Tuesday, October 8, 2013

Making the Case: Ten Reasons You Need to Add Video to Your Practice. Now.

Video conferences are no more disruptive than a phone call, but can be tremendously more productive. Find out the top 10 reasons you need to add video to your existing portfolio (and even to your own organization’s communication strategy) below. And, for more information about the award-winning, best-of-breed Avaya Radvision video collaboration suite, differentiators and benefits, please visit our microsite or contact your Catalyst sales representative.
  1. Exponential Video Growth. NPD Group forecasts that the total number of video call users will surpass 380 million by 2015. Likewise, Frost & Sullivanreports 51% of organizations use video conferencing today and a whopping 89% of NA companies plan to use video more extensively in the next 12 months. The video market is growing and so are the opportunities for our partners, both in uncovering new prospects and increasing wallet-share with their existing base.
  2. Increasing Efficiency and Speeding the Decision-Making Process.Consider this from Forrester Research: “[video] helps to put a face and mannerisms to a name and voice, enabling remote and distributed teams to feel more connected and more committed to shared goals”. When people are able to connect and collaborate more easily than ever before, it not only increases collaboration but improves workforce productivity and satisfaction as well. And as users reported in the Wainhouse Research report, the top benefit of video conferencing is increased efficiency/productivity (94%), shortly followed by expedited decision making (87%).
  3. Video Quality. Full HD video quality has never been more accessible, or more affordable, as it is today, on a consumer AND a business level. Having a higher resolution has made the experience far more lifelike than ever before and the leading providers are doing it at a fraction of the cost of historically clunky and pricey systems, opening high-quality video up to organizations who previously viewed it as out of reach from a financial perspective.
  4. Mobile & Desktop Capabilities. According to CIO Magazine, 52% of surveyed companies plan to encourage or require employees to BYOD in the next 12 to 18 months and Time reports that 45% of the U.S. workforce now has a job that’s suitable for full-time or part-time telecommuting. Being able to access video from on the go or from your home office is becoming more of a requirement, instead of a nice-to-have, a key factor in why Gartner projects a 400% increase in dedicated video soft clients by 2016, and the mobile and desktop video market continues to grow at double-digit rates Y/Y.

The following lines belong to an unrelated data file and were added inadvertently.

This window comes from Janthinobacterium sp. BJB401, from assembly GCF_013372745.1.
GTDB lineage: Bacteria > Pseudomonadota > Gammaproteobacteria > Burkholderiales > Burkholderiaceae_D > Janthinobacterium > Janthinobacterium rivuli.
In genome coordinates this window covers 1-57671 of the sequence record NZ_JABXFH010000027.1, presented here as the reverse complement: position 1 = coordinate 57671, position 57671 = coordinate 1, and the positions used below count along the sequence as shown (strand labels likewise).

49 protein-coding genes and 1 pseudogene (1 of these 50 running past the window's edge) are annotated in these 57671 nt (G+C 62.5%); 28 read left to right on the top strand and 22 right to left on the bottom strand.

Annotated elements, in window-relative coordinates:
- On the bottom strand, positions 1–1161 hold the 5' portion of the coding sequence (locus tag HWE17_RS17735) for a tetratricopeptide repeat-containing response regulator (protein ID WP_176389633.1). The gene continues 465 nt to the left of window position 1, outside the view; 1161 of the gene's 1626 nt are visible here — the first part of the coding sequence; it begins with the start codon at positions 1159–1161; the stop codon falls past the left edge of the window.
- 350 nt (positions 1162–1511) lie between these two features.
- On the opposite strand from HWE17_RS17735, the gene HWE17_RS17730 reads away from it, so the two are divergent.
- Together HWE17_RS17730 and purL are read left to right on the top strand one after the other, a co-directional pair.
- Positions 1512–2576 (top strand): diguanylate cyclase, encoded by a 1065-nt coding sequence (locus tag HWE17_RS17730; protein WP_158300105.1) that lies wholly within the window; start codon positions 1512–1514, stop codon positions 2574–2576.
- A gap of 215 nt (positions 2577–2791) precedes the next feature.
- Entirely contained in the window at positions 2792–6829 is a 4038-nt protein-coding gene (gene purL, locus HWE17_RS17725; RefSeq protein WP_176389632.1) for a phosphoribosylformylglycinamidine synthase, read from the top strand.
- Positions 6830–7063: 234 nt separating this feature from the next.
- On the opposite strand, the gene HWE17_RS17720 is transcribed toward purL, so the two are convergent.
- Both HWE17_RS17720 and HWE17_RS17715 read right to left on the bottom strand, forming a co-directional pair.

5. Ease of Use. One of the biggest inhibitors of adoption for video is ease of use. The days of IT having to meticulously set up each video call in the conference room are over. Today, connecting to a video call can be as simple as a touch or a swipe and a request to join can be sent easily via eCalendar invite or email, from a mobile device, a desktop, or from the conference room. Having a video system that’s easy to use will enable users to feel more confident in the video platform, and early adopters will help facilitate the expansion of video usage throughout the organization.
  6. Affordability. The bottom line is important to all businesses. By replacing travel with video, or adding video to speed decision making between teams, companies save money, free up resources, and even do their part in ‘going green’. And, with the reduction in system costs and availability of cheaper, high-grade bandwidth, the overall ‘cost per user’ continues to decrease, making a video solution more attractive to smaller and mid-market customers. It’s a bottom line win-win!
  7. Integration Capabilities. The main focus in today’s market is in providing a flexible, unified solution that merges voice, video, and data and makes it accessible from any location, from any place, and from any device. In today’s integrated landscape, participants can share screens, fully collaborate, chat, and even check presence all in an integrated audio and video session. Functionality in the video collaboration space will continue to rise as will the demand for truly unified solutions from the customer level.
  8. Cost Reduction. Perhaps one of the most quantifiable benefits of video is the effects video collaboration has in reducing travel costs. With HD video, you can still get that ‘in-person’ experience with a prospect, partner, or customer without having to travel, saving both time and money and freeing up your internal resources. And, other technological advances in video (compression, scalable video coding, bandwidth management, etc.) make the solution itself much more affordable overall and on a per-user basis on the backend, as well.
  9. Security.  One concern for organizations when it comes to video is the security of the call, specifically the transmission of voice, video, and data during videoconference meetings. When the systems are configured properly, the threat of attack or hack (whether from the mobile system or from the mobile device) is significantly decreased. Best-of-breed systems provide the proper settings and solutions to ensure secure meetings going forward and address the security concerns for the IT group and the organization as a whole.
  10.  ‘Vertical’ Possibilities Are Endless. Schools can use video to conduct distance learning sessions or other collaborative sessions with students and/or peers. First responders can view a video of the emergency on their smartphone, quickening their evaluation time upon arriving on the scene. Doctors can collaborate with specialists and even remotely care for patients. No matter what vertical, video collaboration truly opens the doors for selling smarter and deeper into your customer base and giving you the fuel to expand into verticals you might not be in currently.